|ZTE Grand X Max+ (Cricket Wireless)||Android 4.4||$199.99||6.38 by 3.27 by 0.31 inches||5 hours, 49 (LTE video streaming) minutes||6 inches|
|HTC One (M8) for Windows (Verizon Wireless)||Windows Phone 8.1||$480||5.7 by 2.8 by 0.37 inches||10 hours, 50 minutes||5 inches|
Numerous colleges offer laptop-acquisition programs for students. Most programs either gift the laptop to incoming freshmen or offer student discounts through partnerships with other organizations. When laptops are gifted to students, students must return the computer or pay the remaining cost of the computer if the student drops out. Schools that don’t issue laptops may offer discounted computers sold through the college. Some colleges offer warranties that cover maintenance and repairs.
The following schools offer students free or discounted laptops and software:
ASU online offers students discounts on computer and laptop bundles and Microsoft and Adobe software suites through its bookstore. Registered students have free access to hundreds of software programs online via the My Apps program.
Incoming students at Bethel’s academic programs receive Google Chromebook laptops that are theirs to keep after completing 30 percent of coursework.
Incoming freshmen at Berklee must already own an Apple Macintosh laptop that meets campus technology and academic leadership standards, or they can buy one from the college at a discount. All freshmen must purchase and install Berklee’s Entering Student Software Package.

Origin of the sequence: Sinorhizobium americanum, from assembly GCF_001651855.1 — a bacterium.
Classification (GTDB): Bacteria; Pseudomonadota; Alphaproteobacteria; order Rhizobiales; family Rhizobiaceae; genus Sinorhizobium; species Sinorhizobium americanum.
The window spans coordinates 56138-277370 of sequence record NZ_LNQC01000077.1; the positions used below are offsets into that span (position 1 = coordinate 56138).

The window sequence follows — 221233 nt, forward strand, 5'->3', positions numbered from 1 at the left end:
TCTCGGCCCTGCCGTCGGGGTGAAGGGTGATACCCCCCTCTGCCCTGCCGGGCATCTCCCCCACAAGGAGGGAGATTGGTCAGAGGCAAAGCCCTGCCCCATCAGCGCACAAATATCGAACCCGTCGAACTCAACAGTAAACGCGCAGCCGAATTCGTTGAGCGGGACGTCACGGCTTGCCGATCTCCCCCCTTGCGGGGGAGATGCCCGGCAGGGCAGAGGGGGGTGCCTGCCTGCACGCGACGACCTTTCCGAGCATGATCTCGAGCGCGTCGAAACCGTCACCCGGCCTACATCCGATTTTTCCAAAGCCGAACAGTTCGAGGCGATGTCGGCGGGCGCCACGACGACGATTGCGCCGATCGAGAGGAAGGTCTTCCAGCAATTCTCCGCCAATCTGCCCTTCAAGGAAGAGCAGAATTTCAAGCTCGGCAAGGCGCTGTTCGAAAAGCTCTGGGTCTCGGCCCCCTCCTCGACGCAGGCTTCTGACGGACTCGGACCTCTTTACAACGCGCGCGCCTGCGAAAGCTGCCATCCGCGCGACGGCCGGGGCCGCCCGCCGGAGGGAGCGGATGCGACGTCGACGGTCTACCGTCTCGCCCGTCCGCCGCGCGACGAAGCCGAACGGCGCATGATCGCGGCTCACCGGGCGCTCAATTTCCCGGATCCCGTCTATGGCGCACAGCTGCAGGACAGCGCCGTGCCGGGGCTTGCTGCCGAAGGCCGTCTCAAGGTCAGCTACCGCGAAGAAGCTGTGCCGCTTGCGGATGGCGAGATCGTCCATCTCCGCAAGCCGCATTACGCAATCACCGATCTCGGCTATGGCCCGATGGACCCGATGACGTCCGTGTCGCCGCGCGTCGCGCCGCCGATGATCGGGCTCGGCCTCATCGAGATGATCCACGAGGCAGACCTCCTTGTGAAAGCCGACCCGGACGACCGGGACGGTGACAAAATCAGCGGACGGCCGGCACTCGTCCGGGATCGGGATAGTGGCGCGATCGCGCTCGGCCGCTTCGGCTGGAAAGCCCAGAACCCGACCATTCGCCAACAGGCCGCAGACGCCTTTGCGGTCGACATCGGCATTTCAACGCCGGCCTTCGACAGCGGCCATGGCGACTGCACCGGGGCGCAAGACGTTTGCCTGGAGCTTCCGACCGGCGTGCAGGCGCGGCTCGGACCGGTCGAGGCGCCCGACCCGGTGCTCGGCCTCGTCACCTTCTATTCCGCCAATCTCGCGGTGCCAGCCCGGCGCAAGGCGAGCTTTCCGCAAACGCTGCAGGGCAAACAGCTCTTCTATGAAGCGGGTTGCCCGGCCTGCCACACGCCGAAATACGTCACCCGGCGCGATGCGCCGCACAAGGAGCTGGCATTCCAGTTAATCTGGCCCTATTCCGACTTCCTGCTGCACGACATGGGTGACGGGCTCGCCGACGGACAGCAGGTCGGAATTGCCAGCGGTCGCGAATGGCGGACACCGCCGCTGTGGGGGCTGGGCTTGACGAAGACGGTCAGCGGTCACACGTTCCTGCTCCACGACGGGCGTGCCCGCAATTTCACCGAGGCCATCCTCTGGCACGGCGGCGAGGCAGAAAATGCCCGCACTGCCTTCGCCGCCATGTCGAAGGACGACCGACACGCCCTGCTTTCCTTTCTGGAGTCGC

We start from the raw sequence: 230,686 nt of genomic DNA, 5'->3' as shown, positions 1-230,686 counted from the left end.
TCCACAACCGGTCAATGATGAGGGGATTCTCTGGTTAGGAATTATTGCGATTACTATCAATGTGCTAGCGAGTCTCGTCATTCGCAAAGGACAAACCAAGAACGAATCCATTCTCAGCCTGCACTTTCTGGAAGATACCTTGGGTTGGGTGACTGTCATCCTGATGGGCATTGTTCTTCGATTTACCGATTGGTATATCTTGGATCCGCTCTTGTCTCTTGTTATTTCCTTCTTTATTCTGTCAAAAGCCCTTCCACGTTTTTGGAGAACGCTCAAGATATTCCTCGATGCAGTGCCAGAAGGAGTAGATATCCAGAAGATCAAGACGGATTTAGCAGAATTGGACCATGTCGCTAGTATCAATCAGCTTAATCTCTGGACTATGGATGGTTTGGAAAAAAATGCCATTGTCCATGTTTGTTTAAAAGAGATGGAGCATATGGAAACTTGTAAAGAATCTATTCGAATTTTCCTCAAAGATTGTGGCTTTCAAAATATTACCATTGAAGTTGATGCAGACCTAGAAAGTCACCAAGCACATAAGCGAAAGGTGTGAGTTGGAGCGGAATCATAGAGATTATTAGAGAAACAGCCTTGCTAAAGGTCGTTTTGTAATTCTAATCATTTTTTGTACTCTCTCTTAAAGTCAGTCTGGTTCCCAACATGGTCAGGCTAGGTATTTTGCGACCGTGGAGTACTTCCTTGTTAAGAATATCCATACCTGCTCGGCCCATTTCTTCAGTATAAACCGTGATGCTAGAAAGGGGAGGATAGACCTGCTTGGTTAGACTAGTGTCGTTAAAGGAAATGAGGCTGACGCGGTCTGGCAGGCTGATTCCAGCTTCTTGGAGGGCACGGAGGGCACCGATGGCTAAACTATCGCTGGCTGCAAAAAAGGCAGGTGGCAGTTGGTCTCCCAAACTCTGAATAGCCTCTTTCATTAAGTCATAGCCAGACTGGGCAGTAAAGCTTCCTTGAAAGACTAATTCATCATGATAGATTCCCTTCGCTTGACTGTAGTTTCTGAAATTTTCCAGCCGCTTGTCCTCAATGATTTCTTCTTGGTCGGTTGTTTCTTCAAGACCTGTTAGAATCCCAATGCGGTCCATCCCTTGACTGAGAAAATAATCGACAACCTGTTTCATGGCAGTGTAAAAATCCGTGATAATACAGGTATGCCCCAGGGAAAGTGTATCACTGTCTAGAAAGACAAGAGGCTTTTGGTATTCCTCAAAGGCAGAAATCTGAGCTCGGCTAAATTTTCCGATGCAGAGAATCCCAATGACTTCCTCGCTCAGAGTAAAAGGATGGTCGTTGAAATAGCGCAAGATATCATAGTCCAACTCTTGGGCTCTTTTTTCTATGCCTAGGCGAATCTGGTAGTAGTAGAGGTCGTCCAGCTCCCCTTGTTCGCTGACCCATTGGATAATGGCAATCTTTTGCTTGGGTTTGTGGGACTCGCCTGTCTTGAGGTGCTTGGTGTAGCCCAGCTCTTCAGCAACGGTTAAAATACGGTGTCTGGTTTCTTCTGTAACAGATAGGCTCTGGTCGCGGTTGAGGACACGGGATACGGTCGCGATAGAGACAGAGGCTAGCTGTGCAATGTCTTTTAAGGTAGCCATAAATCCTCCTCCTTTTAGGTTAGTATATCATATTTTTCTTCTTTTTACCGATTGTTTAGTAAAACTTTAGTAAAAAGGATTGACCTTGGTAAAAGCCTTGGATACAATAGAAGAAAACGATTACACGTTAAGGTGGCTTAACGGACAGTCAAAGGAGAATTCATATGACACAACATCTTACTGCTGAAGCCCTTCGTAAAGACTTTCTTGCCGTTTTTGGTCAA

Entering undergraduate students receive a laptop that is theirs to keep when they graduate. Students who do not graduate are required to return their laptops within 30 days of leaving the school.
Full Sail University offers all students a Mac laptop through the Project LaunchBox program and offers additional discounts on the purchase of laptop or desktop computers. Incoming students in the gaming, sound engineering and filmmaking programs are issued 15-inch MacBook loaded with Final Cut Pro X software.
Gordon College recommends students purchase a Lenovo ThinkPad or Apple MacBook Pro bundled with approved software and a three-year warranty that includes free on-campus technical support and maintenance. Students purchasing the Mac or PC bundles also receive the free use of loaner computers if their machines need upgrades or repairs.
Liberty University partners with Dell, Lenovo and Apple to offer discounted hardware and software through its IT Marketplace. Computers purchased through the plan are eligible to receive maintenance, repairs and required upgrades through Liberty’s ITHelpDesk.